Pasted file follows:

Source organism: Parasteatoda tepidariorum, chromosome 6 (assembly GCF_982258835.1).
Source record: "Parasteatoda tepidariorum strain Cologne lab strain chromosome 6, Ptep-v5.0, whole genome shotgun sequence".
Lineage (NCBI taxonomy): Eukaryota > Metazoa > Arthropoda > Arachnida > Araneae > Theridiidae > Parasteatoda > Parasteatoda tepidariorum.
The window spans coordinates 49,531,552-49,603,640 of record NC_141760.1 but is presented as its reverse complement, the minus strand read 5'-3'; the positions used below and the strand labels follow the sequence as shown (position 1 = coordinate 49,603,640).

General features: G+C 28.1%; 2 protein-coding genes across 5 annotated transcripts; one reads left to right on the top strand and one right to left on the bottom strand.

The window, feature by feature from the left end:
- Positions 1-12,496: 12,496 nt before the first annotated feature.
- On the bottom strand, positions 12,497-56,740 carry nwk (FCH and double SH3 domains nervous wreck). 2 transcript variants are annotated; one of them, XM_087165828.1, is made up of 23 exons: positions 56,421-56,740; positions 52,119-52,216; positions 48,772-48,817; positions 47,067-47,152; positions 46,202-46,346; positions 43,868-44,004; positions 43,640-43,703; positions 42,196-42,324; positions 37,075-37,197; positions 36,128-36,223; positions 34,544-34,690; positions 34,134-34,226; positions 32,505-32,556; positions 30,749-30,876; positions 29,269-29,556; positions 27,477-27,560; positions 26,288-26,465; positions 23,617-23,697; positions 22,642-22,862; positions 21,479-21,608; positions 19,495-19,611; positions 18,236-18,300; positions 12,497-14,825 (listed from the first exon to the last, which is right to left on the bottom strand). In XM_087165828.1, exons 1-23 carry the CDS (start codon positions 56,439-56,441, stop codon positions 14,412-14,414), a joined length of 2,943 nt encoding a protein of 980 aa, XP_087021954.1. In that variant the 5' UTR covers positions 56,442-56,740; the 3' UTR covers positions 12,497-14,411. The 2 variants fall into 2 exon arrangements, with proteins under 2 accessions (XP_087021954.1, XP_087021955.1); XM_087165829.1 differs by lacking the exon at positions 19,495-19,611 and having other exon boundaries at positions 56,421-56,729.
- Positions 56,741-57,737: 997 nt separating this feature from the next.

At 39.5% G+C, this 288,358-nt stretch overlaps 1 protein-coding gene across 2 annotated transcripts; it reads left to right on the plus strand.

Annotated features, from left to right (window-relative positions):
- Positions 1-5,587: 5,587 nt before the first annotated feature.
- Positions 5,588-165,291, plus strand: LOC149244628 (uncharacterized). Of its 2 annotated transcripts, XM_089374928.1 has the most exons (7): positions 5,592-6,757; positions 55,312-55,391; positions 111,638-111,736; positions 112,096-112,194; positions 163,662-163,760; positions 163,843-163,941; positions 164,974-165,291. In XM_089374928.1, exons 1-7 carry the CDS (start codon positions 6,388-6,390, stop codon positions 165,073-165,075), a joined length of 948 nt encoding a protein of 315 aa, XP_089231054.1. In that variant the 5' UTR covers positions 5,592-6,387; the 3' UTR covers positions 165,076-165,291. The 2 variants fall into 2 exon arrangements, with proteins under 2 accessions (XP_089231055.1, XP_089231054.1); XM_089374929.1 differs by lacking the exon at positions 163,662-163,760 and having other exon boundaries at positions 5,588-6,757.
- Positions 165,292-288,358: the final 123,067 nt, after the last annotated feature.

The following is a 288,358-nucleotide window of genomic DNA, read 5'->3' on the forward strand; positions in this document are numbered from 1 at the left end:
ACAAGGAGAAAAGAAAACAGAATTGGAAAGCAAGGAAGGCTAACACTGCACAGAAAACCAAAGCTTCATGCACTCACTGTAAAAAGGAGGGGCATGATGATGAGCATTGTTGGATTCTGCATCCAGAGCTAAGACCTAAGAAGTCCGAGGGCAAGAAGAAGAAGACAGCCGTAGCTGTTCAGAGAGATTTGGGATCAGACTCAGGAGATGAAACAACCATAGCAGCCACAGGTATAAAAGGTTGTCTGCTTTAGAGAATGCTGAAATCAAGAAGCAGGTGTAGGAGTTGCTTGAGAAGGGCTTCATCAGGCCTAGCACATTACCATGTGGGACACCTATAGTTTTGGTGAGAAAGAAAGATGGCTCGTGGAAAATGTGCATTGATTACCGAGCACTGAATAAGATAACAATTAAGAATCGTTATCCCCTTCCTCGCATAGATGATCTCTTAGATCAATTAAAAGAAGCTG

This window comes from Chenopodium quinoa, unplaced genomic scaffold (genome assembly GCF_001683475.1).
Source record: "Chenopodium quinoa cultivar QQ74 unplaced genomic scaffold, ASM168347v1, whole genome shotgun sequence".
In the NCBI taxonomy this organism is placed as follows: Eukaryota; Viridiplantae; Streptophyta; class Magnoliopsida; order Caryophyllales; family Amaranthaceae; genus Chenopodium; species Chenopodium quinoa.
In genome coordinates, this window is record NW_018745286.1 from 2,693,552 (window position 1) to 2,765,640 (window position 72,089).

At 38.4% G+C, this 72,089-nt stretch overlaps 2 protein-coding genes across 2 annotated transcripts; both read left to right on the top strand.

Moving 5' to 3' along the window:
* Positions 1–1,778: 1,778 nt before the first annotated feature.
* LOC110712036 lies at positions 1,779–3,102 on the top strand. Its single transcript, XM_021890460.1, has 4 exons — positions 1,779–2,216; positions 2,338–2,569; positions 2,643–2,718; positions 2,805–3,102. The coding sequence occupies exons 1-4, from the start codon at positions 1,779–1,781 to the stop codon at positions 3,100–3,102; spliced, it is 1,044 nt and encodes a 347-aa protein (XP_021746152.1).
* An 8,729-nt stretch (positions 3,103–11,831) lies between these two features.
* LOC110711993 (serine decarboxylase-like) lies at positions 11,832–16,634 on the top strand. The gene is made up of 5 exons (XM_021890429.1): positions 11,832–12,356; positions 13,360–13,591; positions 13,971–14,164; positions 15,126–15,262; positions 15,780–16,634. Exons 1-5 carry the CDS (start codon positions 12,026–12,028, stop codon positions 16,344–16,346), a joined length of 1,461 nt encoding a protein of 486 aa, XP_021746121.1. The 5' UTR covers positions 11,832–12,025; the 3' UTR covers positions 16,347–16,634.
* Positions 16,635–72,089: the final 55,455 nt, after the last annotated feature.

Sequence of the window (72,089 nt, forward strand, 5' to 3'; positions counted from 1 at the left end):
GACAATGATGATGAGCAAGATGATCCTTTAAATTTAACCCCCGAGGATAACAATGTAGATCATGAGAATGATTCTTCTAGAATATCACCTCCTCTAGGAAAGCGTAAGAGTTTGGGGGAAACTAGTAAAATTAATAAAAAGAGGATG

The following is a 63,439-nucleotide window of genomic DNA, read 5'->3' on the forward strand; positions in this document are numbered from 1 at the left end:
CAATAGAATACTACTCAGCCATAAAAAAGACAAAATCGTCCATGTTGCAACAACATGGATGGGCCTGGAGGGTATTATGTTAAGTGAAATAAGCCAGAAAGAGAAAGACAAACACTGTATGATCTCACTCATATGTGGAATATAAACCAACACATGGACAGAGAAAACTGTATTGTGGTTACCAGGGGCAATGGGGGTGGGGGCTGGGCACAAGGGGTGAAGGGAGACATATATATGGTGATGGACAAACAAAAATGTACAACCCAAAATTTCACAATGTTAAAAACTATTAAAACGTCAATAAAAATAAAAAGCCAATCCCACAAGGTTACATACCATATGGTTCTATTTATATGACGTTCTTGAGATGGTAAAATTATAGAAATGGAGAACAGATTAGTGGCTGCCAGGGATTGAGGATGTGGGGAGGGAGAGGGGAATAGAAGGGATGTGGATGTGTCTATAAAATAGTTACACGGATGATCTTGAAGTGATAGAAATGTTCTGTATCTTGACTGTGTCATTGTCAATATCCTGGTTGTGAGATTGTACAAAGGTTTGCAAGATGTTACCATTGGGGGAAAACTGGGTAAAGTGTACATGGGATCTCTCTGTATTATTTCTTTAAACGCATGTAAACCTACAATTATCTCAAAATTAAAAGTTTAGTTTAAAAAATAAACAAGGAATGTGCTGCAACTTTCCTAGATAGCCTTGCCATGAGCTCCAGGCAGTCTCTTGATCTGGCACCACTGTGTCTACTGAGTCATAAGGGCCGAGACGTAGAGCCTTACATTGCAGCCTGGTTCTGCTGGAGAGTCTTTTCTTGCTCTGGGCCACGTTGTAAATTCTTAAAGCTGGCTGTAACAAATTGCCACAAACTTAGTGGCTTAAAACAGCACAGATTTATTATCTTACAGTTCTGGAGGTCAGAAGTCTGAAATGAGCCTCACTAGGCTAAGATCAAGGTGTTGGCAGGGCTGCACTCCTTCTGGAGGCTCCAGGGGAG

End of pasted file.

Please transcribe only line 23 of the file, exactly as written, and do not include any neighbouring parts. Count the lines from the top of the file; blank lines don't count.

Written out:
* Positions 1–1,778: 1,778 nt before the first annotated feature.